And yes, I did catch that you mentioned ATP synthase and kinesin with reference to man-made machines such as rotary motors and robots. Nice try, but self-replicating systems are not sufficiently similar to man-made processes for you to effectively draw that conclusion. Basic philosophy lesson: things must be sufficiently similar to one another for comparisons to be valid.

4. Why is natural selection, a principle recognized by creationists, taught as ‘evolution’, as if it explains the origin of the diversity of life? By definition it is a selective process (selecting from already existing information), so is not a creative process. It might explain the survival of the fittest (why certain genes benefit creatures more in certain environments), but not the arrival of the fittest (where the genes and creatures came from in the first place). The death of individuals not adapted to an environment and the survival of those that are suited does not explain the origin of the traits that make an organism adapted to an environment. E.g., how do minor back-and-forth variations in finch beaks explain the origin of beaks or finches? How does natural selection explain goo-to-you evolution?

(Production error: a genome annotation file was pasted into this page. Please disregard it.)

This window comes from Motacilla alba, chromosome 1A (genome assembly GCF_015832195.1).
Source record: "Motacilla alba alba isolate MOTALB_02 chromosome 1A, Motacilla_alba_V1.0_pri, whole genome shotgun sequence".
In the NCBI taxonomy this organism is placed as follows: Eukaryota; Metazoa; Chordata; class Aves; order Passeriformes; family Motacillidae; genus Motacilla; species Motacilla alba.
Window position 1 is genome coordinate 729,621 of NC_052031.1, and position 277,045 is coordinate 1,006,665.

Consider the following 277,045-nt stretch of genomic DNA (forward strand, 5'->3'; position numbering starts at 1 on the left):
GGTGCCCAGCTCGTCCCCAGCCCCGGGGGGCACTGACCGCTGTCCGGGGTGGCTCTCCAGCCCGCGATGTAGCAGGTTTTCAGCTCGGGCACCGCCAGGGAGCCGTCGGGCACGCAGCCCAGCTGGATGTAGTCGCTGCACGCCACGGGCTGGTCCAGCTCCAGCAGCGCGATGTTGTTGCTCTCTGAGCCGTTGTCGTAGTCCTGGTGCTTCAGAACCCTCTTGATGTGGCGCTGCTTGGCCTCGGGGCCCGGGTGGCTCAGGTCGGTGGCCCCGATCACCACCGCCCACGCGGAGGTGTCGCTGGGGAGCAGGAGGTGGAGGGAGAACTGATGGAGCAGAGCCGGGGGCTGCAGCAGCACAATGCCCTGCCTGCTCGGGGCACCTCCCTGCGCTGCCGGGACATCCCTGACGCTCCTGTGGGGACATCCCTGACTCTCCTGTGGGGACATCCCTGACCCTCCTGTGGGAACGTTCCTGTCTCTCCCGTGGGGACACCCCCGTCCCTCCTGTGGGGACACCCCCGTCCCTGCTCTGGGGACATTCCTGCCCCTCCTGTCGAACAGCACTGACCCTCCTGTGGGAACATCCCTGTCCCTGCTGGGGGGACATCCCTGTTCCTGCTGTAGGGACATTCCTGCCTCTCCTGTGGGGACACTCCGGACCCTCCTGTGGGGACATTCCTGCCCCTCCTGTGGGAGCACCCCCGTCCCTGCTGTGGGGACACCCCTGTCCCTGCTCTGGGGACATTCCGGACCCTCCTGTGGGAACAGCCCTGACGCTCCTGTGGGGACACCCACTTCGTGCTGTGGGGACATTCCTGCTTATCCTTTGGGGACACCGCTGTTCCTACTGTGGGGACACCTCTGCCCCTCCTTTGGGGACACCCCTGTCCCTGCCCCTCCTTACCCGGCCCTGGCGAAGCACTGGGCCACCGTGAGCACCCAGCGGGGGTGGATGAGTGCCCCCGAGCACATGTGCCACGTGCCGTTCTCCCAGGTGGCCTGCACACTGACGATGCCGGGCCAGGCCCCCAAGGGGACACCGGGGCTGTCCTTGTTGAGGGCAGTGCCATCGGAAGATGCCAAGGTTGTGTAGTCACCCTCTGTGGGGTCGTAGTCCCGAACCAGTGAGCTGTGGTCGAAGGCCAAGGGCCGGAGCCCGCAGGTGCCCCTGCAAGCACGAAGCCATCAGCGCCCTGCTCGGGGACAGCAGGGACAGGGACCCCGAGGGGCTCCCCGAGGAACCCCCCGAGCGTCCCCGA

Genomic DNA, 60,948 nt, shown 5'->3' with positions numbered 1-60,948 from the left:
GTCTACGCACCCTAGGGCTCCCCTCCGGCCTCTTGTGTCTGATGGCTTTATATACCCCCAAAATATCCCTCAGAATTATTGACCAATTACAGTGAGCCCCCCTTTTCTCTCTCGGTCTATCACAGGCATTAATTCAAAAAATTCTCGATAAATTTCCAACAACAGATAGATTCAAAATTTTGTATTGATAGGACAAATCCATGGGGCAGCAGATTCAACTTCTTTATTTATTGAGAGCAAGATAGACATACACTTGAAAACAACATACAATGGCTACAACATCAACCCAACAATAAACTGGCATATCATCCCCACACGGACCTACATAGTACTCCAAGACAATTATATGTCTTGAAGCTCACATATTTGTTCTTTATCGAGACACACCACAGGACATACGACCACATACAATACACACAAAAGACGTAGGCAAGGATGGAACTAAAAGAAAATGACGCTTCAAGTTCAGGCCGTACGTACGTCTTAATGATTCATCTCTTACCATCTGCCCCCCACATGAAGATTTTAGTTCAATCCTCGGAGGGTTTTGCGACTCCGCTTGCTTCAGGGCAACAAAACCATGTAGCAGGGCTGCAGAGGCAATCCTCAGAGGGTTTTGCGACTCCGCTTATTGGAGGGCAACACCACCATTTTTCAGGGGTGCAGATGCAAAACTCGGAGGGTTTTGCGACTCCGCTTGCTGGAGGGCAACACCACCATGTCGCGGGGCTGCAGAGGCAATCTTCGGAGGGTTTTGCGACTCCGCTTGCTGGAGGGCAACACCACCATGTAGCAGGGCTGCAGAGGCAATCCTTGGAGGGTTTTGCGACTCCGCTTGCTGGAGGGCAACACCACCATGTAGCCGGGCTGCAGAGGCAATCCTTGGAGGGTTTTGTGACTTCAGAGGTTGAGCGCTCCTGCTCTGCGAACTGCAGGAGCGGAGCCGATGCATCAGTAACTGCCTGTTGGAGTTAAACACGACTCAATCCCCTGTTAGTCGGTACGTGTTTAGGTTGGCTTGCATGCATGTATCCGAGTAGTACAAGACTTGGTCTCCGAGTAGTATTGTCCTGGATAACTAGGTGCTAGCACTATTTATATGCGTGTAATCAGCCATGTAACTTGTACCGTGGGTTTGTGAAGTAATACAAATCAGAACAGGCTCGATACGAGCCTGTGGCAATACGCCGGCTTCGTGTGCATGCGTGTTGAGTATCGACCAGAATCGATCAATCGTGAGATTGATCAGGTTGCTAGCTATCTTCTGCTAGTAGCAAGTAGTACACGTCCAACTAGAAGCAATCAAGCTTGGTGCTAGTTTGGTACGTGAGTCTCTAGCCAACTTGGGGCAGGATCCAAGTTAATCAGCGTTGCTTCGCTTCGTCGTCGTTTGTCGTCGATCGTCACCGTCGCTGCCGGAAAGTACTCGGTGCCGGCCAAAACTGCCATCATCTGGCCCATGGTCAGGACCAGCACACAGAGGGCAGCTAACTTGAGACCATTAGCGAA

Thank you for another easy question! I actually had to work a bit at that last one. Do research, type more than one paragraph, you know. Work. But you basically threw me a bone here. Answer #4: natural selection IS evolution! Or, more accurately, natural selection is the mechanism (or at least, one of the mechanisms) by which evolution occurs. To say that natural selection can happen, but evolution can’t (i.e., micro- vs macro-evolution) is like saying you can take a single step, but to walk a mile is impossible (yes, this comparison has been used before). Of course evolutionary theory can explain the origins of traits. The beaks? Easy. There may (emphasis on may) once have been a species of reptile that fed largely on foods with tough outer shells (e.g., nuts). The individuals which happened to have harder, tougher mouths were more capable of getting to the nutritional parts of their food supply. Thus, those with tougher mouths had greater survival rates, as they could access food resources that other individuals could not. And the trend continued; as generations passed, more and more individuals were born with tougher and tougher mouths, allowing them greater access to food resources. Eventually (many generations later) these mouths developed into what we now refer to as beaks. Now, keep in mind that this was only a hypothetical situation; I do not know for certain what exactly caused the development of beaks. But this does seem like a plausible scenario. What ID proponents miss with this question is that the only difference in the “back-and-forth variations” and evolution from species to species is the timescale over which changes are observed. Which makes creationist reasoning amount to: